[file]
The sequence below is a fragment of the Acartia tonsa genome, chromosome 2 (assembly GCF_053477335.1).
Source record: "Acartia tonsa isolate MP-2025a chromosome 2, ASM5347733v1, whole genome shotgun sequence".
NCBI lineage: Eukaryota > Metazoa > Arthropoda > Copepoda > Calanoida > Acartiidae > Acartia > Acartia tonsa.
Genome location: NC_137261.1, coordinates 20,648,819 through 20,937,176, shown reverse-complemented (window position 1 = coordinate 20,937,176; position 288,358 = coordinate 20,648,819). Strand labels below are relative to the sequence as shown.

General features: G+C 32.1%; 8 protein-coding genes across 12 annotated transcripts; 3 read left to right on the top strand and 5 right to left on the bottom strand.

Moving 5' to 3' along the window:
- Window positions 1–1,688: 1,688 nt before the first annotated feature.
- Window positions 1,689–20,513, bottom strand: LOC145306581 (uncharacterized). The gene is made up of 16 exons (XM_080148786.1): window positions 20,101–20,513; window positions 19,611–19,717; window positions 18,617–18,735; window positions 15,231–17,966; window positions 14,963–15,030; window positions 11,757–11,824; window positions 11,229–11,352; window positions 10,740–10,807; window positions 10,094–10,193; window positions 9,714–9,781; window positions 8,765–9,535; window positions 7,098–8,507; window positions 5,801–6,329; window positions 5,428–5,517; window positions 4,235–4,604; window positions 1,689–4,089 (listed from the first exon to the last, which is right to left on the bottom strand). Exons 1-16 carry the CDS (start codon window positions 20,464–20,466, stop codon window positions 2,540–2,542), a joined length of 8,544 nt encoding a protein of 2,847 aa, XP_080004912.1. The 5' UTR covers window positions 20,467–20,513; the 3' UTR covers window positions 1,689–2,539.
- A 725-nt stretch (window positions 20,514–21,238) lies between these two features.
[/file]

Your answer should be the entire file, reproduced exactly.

The sequence below is a fragment of the Acartia tonsa genome, chromosome 2 (assembly GCF_053477335.1).
Source record: "Acartia tonsa isolate MP-2025a chromosome 2, ASM5347733v1, whole genome shotgun sequence".
NCBI lineage: Eukaryota > Metazoa > Arthropoda > Copepoda > Calanoida > Acartiidae > Acartia > Acartia tonsa.
Genome location: NC_137261.1, coordinates 20,648,819 through 20,937,176, shown reverse-complemented (window position 1 = coordinate 20,937,176; position 288,358 = coordinate 20,648,819). Strand labels below are relative to the sequence as shown.

General features: G+C 32.1%; 8 protein-coding genes across 12 annotated transcripts; 3 read left to right on the top strand and 5 right to left on the bottom strand.

Moving 5' to 3' along the window:
- Window positions 1–1,688: 1,688 nt before the first annotated feature.
- Window positions 1,689–20,513, bottom strand: LOC145306581 (uncharacterized). The gene is made up of 16 exons (XM_080148786.1): window positions 20,101–20,513; window positions 19,611–19,717; window positions 18,617–18,735; window positions 15,231–17,966; window positions 14,963–15,030; window positions 11,757–11,824; window positions 11,229–11,352; window positions 10,740–10,807; window positions 10,094–10,193; window positions 9,714–9,781; window positions 8,765–9,535; window positions 7,098–8,507; window positions 5,801–6,329; window positions 5,428–5,517; window positions 4,235–4,604; window positions 1,689–4,089 (listed from the first exon to the last, which is right to left on the bottom strand). Exons 1-16 carry the CDS (start codon window positions 20,464–20,466, stop codon window positions 2,540–2,542), a joined length of 8,544 nt encoding a protein of 2,847 aa, XP_080004912.1. The 5' UTR covers window positions 20,467–20,513; the 3' UTR covers window positions 1,689–2,539.
- A 725-nt stretch (window positions 20,514–21,238) lies between these two features.